Failurchka is how I always felt before them. “Ne kritikuete menya!” I would scream, an incorrect Russian version of “Stop criticizing me!” But how could they? It was what they knew. When I was writing Little Failure, though, something unexpected happened: My anger and incomprehension toward my parents turned to sadness—for them, for what their lives had been and hadn’t had the chance to be. My father’s first memories: hiding under the carriage of an evacuee train being bombed by the Luftwaffe; his cousin, pursued by hungry rats, jumping out of a window; and, worst of all, at age five, being told that his father had been killed during the Siege of Leningrad. When the war is over, there’s my father hiding beneath the couch, singing opera while daydreaming of going back in time to kill Hitler, thereby saving his own father’s life. And there’s my mother in the present day, constrained by fears and anxieties I could never understand, with her World War II–era photo album labeled “Uncle Simon, Wife, Murdered Children.” No Cape Cod vacation Polaroids for her.

So what could my parents make of my all-American fantasies of becoming a writer? (“But what kind of profession is this, writer?”) And until I began writing my memoir, how could I truly understand them?

Which leads to the first question a memoirist must ask: What should I hold back? Whatever one writes, and however crackerjack one’s memory, memoir is by definition an intrusion into the privacy of others. In this book I quote the poet Czesław Miłosz: “When a writer is born into a family, the family is finished,” perhaps overstating the case in a typically Eastern European way. Or not. My two favorite memoirs—Vladimir Nabokov’s Speak, Memory (Speak, Memory, published in 1951, bore that title initially only in the United Kingdom. It was titled Conclusive Evidence in the United States and Drugie Berega [Other Shores] in Nabokov’s native Russian) and Mary Karr’s The Liars’ Club—are as different as can be. The first is a celebration of a family whose world falls apart; the second, the story of a family that itself falls apart.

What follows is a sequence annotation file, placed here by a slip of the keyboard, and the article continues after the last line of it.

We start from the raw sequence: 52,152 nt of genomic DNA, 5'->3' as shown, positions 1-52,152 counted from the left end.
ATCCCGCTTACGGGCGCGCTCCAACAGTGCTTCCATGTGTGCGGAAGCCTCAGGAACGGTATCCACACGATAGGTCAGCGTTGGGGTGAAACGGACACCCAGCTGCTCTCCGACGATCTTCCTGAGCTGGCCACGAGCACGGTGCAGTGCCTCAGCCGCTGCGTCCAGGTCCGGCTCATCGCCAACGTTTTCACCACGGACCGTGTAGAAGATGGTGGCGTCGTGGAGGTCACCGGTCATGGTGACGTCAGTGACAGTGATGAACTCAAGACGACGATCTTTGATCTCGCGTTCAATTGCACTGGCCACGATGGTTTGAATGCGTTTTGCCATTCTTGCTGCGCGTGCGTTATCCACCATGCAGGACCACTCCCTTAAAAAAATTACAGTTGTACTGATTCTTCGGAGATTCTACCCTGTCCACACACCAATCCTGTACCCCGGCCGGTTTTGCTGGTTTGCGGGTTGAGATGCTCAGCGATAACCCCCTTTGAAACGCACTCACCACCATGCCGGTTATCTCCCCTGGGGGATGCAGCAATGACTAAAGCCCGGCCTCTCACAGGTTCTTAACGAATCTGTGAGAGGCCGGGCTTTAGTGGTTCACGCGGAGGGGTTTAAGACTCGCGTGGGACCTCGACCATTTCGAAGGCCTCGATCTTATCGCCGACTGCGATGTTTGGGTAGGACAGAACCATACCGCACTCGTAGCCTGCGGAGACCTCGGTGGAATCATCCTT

In the end, I held back almost nothing. I wanted to write with all the sickening honesty that could be brought to bear upon the subject. My parents raised me Russian in America, in the tried-and-true immigrant way, and I realized that, to American eyes and ears, the belittlement and the thwacks on the head I endured would come across as injustices. But to most readers from my background, they would be just the familiar artifacts of our cross-cultural reality.

Eventually, my parents reconciled themselves to my career, and now they are proud of me. The actor Oliver Platt, introducing me at a reading in New York, called my memoir “a difficult love letter to your parents,” and that is exactly how I hoped it would be read. Because without the difficult part there can be no love, only blind adoration and obedience, a commandment instructing one to “love thy parents.” The real, uncoerced love is bumpy, painful, and often unwieldy. It is too big for this essay. It is too big even for a book titled Little Failure.